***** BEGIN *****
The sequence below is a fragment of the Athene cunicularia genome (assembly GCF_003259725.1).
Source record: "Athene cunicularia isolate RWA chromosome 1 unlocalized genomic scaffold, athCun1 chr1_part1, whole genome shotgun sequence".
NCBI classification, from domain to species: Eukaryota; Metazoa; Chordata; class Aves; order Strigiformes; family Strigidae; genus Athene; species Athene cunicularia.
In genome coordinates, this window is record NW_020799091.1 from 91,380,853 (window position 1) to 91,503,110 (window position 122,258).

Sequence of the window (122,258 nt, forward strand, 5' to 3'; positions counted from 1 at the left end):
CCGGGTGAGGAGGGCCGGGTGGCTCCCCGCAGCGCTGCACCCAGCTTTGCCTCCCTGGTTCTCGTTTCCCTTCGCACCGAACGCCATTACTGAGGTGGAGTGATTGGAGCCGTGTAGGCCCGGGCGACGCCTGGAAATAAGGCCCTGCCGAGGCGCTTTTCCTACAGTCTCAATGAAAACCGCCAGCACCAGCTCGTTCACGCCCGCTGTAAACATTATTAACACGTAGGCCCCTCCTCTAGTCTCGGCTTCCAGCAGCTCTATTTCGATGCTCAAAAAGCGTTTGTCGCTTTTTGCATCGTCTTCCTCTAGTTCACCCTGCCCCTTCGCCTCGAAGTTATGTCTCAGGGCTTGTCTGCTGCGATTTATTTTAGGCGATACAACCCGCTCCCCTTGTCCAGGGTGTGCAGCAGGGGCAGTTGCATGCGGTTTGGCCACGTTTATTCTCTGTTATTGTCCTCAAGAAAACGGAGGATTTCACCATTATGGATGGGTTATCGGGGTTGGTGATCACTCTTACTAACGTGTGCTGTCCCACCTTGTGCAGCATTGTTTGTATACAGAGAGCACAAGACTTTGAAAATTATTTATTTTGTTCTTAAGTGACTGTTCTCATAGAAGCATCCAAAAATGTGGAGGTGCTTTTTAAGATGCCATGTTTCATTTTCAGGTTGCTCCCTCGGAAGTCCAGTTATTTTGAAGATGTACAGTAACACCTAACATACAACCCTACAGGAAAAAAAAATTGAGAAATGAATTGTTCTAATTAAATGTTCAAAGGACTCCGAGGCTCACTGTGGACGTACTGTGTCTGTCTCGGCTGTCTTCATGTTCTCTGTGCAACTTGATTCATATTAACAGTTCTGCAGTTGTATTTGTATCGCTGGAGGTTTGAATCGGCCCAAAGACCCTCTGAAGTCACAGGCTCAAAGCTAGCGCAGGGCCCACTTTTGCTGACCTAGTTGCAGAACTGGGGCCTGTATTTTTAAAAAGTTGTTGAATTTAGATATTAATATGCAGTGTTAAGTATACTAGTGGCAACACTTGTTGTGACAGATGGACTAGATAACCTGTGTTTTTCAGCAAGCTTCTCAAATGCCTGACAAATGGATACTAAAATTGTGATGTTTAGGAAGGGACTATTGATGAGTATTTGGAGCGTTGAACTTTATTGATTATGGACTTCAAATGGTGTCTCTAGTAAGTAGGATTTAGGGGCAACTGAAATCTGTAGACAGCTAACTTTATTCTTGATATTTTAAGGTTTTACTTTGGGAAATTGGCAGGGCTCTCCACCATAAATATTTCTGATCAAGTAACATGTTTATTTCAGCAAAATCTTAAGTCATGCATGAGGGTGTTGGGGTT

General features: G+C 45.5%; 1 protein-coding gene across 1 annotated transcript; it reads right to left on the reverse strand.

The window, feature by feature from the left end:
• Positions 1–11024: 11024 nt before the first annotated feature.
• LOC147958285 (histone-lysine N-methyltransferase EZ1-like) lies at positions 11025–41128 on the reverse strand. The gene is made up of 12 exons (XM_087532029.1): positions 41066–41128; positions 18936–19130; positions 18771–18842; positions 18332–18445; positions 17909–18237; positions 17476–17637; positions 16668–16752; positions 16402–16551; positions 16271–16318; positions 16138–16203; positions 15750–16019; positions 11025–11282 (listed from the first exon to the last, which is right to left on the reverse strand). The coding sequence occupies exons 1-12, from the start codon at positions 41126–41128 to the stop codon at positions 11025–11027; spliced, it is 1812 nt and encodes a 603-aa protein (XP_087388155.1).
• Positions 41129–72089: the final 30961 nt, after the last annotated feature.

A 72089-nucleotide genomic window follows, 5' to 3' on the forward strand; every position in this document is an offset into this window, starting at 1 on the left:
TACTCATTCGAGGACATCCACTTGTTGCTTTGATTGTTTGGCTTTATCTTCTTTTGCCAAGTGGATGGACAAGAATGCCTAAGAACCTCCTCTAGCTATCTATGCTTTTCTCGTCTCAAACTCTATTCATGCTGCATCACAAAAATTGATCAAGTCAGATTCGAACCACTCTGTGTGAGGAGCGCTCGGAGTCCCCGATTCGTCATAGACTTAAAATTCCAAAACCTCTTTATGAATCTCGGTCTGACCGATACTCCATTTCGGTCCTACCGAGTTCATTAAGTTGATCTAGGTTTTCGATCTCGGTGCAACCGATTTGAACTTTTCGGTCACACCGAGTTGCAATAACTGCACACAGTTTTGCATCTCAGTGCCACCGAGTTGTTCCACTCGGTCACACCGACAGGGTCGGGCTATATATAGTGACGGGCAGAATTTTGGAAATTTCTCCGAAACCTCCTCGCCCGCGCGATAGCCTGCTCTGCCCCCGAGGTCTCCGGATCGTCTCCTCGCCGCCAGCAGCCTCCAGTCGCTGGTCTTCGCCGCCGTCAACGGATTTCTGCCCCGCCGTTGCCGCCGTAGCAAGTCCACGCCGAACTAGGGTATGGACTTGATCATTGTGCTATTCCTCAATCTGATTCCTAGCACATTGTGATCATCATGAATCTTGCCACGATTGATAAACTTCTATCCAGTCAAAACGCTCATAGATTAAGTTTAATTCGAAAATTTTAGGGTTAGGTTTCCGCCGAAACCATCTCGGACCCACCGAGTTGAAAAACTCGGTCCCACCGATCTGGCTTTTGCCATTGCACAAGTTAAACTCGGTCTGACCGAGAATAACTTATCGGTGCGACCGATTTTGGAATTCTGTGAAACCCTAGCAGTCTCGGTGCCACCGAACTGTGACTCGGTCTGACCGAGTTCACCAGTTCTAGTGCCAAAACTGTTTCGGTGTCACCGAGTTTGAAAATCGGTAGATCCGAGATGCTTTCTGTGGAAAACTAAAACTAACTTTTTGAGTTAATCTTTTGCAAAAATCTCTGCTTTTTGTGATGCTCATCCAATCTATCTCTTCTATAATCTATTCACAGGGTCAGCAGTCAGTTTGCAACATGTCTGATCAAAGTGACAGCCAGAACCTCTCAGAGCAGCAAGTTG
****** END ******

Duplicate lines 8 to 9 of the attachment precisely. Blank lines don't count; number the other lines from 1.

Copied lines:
The window, feature by feature from the left end:
• Positions 1–11024: 11024 nt before the first annotated feature.